Where Kids Run the World
On April 28, representatives of China called for a worldwide reduction in greenhouse gas emissions, saying that "global warming is an extremely pressing issue" and that if countries don't join together in stopping it, "the world will be forever changed."
The nation of Cameroon agreed. "Global warming is an ongoing, exceeding crisis in our world," its officials said.
If you didn't read about this in the newspaper, it's because China and Cameroon didn't actually say that -- but they might if kids ran the world.
At a Model United Nations conference, they do.
Late last month, hundreds of middle schoolers from the Washington area gathered at the State Department for one such conference. Representing different countries, they met just as the real United Nations does in New York: raising cards printed with their countries' names in order to vote, abiding by time limits on speaking, and proposing motions to talk about different ideas.
Desmond O'Brien, a sixth-grader from Janney Elementary in Northwest, represented Morocco, an African country bordered on two sides by water. Using language often heard at the actual United Nations, Desmond motioned (asked) for a five-minute moderated caucus (meeting) to discuss rising sea levels.
The other countries denied his request.
A motion for a five-minute unmoderated discussion (during which the kids/countries talk among themselves) about global warming was approved.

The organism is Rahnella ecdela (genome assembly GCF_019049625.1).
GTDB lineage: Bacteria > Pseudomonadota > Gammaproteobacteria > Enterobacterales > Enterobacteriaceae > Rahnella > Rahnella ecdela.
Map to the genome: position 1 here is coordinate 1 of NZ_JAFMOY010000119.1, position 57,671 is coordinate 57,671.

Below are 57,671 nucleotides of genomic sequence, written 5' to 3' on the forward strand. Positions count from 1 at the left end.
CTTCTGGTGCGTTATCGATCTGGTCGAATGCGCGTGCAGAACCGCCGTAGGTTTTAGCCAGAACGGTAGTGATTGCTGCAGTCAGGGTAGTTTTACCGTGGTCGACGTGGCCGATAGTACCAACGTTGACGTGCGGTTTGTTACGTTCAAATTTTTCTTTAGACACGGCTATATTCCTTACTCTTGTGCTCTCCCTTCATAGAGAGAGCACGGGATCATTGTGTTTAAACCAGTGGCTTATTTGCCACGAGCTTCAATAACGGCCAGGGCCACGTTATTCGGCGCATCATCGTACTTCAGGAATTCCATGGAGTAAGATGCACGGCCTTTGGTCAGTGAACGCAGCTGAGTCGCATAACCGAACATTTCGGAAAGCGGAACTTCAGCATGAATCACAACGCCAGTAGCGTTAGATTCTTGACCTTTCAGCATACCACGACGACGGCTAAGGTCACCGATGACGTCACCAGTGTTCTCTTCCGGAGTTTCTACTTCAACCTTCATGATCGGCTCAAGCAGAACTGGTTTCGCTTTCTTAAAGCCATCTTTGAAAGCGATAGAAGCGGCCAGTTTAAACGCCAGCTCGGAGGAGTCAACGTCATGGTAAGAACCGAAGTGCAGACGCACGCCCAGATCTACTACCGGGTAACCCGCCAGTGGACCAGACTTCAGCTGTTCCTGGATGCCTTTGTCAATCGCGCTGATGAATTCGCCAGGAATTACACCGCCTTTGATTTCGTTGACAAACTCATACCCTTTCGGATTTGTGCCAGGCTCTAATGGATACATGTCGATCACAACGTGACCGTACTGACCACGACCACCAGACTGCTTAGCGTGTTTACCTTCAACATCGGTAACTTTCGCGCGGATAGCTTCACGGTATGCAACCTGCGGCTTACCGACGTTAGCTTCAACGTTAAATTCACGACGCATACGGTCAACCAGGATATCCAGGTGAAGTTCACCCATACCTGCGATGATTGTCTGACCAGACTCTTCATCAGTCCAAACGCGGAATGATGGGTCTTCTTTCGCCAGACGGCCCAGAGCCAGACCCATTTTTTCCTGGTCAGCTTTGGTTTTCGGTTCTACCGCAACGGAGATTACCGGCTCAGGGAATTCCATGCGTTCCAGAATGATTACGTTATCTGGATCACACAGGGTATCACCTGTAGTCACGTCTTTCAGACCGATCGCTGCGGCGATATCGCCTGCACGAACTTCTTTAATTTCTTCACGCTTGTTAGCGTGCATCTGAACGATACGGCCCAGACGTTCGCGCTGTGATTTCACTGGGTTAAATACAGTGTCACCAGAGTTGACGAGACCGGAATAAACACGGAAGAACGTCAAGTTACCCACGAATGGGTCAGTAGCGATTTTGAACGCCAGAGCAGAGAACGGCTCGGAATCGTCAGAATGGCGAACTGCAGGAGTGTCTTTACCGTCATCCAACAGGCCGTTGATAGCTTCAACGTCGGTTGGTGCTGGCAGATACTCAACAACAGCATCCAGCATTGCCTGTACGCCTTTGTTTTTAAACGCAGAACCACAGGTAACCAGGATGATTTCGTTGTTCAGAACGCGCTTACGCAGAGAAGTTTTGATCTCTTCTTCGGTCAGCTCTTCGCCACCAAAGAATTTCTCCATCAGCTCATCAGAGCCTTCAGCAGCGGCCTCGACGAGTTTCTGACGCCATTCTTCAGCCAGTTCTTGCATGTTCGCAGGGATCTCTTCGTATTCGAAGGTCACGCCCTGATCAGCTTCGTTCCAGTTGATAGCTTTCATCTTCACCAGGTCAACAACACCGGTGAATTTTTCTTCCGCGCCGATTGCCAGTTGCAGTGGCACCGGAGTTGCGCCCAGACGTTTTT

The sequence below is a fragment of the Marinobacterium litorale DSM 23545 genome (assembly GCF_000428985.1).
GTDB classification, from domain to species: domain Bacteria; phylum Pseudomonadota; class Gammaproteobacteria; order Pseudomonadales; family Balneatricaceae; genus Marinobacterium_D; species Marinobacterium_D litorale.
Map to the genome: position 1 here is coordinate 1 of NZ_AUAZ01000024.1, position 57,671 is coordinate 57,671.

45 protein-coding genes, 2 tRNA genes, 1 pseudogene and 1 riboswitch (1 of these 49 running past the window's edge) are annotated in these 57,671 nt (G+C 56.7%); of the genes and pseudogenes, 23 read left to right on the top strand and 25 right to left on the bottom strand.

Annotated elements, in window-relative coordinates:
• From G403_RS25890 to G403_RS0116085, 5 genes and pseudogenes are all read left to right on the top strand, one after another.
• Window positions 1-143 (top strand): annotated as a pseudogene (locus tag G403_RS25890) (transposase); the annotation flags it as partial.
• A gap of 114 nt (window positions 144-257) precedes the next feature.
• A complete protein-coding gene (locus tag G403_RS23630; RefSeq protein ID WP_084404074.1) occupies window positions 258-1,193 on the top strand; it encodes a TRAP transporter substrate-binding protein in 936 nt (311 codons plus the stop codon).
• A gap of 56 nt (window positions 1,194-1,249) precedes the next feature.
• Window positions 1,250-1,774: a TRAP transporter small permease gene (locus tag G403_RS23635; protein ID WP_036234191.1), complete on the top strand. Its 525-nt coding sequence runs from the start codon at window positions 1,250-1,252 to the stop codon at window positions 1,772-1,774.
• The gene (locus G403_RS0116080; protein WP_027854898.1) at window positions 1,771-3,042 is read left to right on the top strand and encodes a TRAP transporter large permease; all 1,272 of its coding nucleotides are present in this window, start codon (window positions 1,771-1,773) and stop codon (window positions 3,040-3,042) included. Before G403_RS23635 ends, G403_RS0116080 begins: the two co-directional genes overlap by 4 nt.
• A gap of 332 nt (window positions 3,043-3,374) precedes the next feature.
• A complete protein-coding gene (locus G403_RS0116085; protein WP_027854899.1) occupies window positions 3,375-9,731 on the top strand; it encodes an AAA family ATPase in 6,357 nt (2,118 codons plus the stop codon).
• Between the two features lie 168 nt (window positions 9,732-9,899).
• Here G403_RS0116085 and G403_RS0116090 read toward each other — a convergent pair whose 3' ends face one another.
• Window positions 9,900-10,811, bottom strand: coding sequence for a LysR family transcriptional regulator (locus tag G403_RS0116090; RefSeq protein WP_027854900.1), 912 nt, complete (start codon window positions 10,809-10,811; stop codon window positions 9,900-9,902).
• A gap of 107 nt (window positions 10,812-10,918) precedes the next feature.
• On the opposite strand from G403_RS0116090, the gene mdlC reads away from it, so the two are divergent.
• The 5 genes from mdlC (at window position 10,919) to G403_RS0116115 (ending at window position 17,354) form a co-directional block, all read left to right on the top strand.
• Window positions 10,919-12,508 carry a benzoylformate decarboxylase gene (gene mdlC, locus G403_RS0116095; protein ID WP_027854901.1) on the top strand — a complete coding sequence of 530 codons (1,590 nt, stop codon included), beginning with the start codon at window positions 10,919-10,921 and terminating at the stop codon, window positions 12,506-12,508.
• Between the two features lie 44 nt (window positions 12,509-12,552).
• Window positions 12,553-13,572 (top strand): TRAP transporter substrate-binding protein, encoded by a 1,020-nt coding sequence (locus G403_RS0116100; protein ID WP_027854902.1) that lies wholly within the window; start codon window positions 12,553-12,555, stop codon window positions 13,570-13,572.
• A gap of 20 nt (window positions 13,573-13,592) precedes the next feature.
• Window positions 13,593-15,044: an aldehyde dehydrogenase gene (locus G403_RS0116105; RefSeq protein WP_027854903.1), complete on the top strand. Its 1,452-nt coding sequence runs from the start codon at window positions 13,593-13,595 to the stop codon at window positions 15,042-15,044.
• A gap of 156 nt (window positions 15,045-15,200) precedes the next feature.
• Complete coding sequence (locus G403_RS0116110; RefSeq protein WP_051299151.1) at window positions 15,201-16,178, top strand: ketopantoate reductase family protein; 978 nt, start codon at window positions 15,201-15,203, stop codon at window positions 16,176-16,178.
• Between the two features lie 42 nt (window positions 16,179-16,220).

Speaking with representatives of Burundi and India, China's delegation argued that China, as a developing country, should have less-strict limits on emissions of carbon dioxide and other greenhouse gases. (These emissions, from cars and factories, are thought to contribute to global warming.)
Not giving China a break is "like [placing a] weight on a child," said Kevin Cao, a seventh-grader at Frost Middle School in Fairfax, who was representing that country.
Meanwhile, representatives of Turkey, Bangladesh and Pakistan were talking about the Kyoto Protocol, a real-life agreement among more than 175 countries to limit emissions of carbon dioxide and other greenhouse gases. The students debated whether the pact is fair to smaller countries that don't produce a lot of emissions. Maybe the standards should be based on population, they said. (The real agreement divides countries into two categories: developed and developing.)
When that discussion ended, delegates returned to their seats for a moderated session during which Sweden said it "would like to develop new techniques" to fight global warming, Antigua proposed "developing a beach preservation plan" and Thailand supported "finding alternative energy sources."
As the conference neared an end, the kids wrote "resolution papers" -- just as actual U.N. representatives might -- on how their countries would address global warming.
The kids continued to discuss solutions, including a national month when people wouldn't use any energy, and raising taxes to fight global warming.
Desmond, for Morocco, pressed again for a discussion of rising sea levels. He didn't get it. What he did get, he decided over lunch, was hands-on knowledge about how the real United Nations works.
Before, "I didn't know what a resolution paper was, or a working paper," he said. Nor did he know much about Morocco. But all that had changed, thanks to Model United Nations.
-- Moira E. McLaughlin